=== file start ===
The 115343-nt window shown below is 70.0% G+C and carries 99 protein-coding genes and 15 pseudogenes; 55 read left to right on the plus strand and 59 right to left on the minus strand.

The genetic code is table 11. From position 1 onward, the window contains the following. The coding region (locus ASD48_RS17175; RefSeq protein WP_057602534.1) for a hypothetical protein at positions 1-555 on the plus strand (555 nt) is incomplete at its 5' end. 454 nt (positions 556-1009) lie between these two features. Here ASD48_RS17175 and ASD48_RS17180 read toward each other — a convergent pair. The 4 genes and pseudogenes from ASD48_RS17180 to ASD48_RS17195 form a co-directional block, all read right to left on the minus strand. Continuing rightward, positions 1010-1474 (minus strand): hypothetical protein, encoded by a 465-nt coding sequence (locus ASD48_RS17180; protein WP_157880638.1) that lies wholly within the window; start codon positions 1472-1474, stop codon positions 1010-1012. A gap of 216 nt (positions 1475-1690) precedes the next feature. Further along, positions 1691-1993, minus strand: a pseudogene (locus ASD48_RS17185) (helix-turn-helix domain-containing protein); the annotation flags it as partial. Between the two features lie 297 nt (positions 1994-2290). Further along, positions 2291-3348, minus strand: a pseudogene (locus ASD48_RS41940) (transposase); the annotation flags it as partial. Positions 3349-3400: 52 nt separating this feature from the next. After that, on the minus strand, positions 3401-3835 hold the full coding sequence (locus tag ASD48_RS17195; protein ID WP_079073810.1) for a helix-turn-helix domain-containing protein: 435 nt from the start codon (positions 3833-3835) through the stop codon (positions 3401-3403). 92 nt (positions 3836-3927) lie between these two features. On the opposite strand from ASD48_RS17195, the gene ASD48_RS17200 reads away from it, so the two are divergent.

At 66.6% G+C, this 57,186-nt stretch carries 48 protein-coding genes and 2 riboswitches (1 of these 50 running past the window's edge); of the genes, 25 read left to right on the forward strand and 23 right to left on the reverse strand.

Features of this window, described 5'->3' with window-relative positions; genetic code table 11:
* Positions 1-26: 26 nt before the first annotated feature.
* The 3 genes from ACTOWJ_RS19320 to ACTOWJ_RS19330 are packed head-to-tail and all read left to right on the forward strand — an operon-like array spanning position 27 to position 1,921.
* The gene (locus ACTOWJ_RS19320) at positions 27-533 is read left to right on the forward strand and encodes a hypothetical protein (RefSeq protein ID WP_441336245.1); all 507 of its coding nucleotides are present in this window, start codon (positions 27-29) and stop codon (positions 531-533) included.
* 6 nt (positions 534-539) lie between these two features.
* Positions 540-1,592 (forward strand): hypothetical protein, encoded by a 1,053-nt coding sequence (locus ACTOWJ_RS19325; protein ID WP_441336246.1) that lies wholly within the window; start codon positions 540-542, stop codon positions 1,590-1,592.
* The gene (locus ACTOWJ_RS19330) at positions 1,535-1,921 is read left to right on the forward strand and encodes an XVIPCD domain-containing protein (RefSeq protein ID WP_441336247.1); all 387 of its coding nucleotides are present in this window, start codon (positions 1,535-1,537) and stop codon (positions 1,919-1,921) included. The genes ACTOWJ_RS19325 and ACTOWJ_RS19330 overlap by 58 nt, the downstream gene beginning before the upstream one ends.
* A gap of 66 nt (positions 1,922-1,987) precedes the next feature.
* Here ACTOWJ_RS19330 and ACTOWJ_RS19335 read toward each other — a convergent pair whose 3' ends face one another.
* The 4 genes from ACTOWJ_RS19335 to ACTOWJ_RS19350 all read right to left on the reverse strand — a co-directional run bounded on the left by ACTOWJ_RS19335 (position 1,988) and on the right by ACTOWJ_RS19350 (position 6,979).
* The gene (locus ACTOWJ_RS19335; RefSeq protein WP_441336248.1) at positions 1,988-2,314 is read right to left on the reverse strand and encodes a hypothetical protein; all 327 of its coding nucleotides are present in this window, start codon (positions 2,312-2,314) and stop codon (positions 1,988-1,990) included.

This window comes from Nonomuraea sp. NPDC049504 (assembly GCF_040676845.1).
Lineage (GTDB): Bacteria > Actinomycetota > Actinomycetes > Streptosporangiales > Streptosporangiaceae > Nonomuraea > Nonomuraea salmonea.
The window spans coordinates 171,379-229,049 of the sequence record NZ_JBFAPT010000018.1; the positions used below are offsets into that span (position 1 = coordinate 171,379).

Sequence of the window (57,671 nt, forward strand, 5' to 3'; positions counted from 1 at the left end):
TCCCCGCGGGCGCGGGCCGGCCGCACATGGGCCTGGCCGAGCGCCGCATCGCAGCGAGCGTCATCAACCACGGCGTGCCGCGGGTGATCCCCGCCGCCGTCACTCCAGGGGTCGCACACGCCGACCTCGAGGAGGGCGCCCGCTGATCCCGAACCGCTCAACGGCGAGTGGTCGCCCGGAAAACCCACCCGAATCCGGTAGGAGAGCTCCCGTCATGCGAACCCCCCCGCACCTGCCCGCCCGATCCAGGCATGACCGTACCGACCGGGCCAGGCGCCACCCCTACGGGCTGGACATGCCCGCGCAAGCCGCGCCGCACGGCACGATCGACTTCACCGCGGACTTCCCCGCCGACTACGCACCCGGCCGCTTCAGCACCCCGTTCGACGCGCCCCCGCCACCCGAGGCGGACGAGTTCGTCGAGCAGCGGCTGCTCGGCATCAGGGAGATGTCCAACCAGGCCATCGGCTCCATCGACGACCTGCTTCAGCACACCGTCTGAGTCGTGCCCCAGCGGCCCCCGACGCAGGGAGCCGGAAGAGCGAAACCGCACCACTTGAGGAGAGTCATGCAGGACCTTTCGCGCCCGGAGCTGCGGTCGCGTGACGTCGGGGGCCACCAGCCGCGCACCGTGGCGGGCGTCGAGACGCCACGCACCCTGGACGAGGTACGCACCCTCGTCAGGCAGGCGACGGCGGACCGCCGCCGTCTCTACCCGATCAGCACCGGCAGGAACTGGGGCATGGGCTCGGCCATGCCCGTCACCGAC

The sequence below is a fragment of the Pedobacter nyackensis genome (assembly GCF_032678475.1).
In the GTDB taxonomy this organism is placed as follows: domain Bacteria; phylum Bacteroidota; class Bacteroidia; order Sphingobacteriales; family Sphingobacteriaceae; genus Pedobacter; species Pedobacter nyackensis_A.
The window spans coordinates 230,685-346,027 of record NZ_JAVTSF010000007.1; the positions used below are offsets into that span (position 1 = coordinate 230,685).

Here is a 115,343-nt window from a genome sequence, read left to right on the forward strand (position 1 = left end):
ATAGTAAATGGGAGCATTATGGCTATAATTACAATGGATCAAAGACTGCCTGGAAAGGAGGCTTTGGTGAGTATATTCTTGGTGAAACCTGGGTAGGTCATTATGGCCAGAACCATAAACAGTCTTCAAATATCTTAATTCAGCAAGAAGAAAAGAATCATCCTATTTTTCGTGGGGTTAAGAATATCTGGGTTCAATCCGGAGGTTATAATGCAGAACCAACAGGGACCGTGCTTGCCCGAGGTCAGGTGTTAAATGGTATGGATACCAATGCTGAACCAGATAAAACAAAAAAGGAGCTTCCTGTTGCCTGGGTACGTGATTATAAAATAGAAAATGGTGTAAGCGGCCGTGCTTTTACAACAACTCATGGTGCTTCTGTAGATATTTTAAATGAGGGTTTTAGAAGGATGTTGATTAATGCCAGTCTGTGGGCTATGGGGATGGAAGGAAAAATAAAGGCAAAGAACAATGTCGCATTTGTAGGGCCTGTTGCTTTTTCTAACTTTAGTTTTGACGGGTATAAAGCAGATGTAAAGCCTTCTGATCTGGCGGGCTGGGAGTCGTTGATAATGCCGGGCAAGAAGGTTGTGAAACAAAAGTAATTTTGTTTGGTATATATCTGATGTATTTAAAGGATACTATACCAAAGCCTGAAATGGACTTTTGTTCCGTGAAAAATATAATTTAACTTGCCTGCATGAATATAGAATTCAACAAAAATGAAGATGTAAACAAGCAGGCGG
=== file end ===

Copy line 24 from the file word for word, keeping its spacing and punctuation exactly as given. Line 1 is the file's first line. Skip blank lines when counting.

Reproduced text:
ATAGTAAATGGGAGCATTATGGCTATAATTACAATGGATCAAAGACTGCCTGGAAAGGAGGCTTTGGTGAGTATATTCTTGGTGAAACCTGGGTAGGTCATTATGGCCAGAACCATAAACAGTCTTCAAATATCTTAATTCAGCAAGAAGAAAAGAATCATCCTATTTTTCGTGGGGTTAAGAATATCTGGGTTCAATCCGGAGGTTATAATGCAGAACCAACAGGGACCGTGCTTGCCCGAGGTCAGGTGTTAAATGGTATGGATACCAATGCTGAACCAGATAAAACAAAAAAGGAGCTTCCTGTTGCCTGGGTACGTGATTATAAAATAGAAAATGGTGTAAGCGGCCGTGCTTTTACAACAACTCATGGTGCTTCTGTAGATATTTTAAATGAGGGTTTTAGAAGGATGTTGATTAATGCCAGTCTGTGGGCTATGGGGATGGAAGGAAAAATAAAGGCAAAGAACAATGTCGCATTTGTAGGGCCTGTTGCTTTTTCTAACTTTAGTTTTGACGGGTATAAAGCAGATGTAAAGCCTTCTGATCTGGCGGGCTGGGAGTCGTTGATAATGCCGGGCAAGAAGGTTGTGAAACAAAAGTAATTTTGTTTGGTATATATCTGATGTATTTAAAGGATACTATACCAAAGCCTGAAATGGACTTTTGTTCCGTGAAAAATATAATTTAACTTGCCTGCATGAATATAGAATTCAACAAAAATGAAGATGTAAACAAGCAGGCGG